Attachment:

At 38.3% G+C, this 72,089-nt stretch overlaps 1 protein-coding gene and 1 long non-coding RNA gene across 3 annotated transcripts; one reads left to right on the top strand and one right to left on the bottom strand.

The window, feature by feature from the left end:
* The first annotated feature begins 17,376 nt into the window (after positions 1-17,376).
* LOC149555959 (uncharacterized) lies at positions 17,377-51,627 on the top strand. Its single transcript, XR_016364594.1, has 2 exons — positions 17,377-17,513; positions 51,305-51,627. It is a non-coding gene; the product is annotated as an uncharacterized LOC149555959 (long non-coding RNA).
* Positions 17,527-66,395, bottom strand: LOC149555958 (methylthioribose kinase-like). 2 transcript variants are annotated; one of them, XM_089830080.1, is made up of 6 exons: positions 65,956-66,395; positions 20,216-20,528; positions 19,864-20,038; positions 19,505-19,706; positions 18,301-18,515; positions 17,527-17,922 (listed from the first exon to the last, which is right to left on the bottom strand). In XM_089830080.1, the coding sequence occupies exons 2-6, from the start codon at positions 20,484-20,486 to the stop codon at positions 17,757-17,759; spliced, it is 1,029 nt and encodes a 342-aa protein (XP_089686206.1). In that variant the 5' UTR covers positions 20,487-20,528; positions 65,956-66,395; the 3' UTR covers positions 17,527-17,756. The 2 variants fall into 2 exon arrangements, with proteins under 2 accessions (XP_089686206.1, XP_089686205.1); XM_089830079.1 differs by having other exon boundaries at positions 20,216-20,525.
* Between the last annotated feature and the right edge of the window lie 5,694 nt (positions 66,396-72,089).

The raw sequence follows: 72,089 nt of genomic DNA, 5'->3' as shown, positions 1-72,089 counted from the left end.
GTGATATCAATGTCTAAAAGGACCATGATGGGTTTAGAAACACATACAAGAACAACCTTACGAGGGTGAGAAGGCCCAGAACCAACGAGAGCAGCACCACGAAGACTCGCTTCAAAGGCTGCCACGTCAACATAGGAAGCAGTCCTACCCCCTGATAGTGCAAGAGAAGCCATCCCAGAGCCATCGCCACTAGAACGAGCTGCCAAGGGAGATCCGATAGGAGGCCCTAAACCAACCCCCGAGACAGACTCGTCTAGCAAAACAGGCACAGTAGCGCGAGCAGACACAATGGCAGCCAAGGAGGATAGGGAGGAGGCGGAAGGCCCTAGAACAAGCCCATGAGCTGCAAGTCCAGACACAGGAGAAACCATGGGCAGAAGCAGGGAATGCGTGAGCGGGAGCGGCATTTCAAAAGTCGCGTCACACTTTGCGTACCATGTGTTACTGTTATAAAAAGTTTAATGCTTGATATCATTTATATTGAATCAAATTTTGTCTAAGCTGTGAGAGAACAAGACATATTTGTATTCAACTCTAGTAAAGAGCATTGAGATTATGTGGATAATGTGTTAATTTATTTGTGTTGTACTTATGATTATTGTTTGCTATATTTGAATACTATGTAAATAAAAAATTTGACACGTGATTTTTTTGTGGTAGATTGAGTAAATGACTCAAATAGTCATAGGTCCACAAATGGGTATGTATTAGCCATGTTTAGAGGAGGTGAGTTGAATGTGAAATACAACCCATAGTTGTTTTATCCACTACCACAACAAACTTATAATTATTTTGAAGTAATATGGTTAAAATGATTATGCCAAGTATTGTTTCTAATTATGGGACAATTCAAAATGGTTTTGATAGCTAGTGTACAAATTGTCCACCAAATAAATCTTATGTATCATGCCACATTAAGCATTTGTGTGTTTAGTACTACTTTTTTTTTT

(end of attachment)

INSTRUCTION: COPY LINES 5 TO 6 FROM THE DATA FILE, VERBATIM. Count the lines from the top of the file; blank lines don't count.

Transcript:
* Positions 17,527-66,395, bottom strand: LOC149555958 (methylthioribose kinase-like). 2 transcript variants are annotated; one of them, XM_089830080.1, is made up of 6 exons: positions 65,956-66,395; positions 20,216-20,528; positions 19,864-20,038; positions 19,505-19,706; positions 18,301-18,515; positions 17,527-17,922 (listed from the first exon to the last, which is right to left on the bottom strand). In XM_089830080.1, the coding sequence occupies exons 2-6, from the start codon at positions 20,484-20,486 to the stop codon at positions 17,757-17,759; spliced, it is 1,029 nt and encodes a 342-aa protein (XP_089686206.1). In that variant the 5' UTR covers positions 20,487-20,528; positions 65,956-66,395; the 3' UTR covers positions 17,527-17,756. The 2 variants fall into 2 exon arrangements, with proteins under 2 accessions (XP_089686206.1, XP_089686205.1); XM_089830079.1 differs by having other exon boundaries at positions 20,216-20,525.
* Between the last annotated feature and the right edge of the window lie 5,694 nt (positions 66,396-72,089).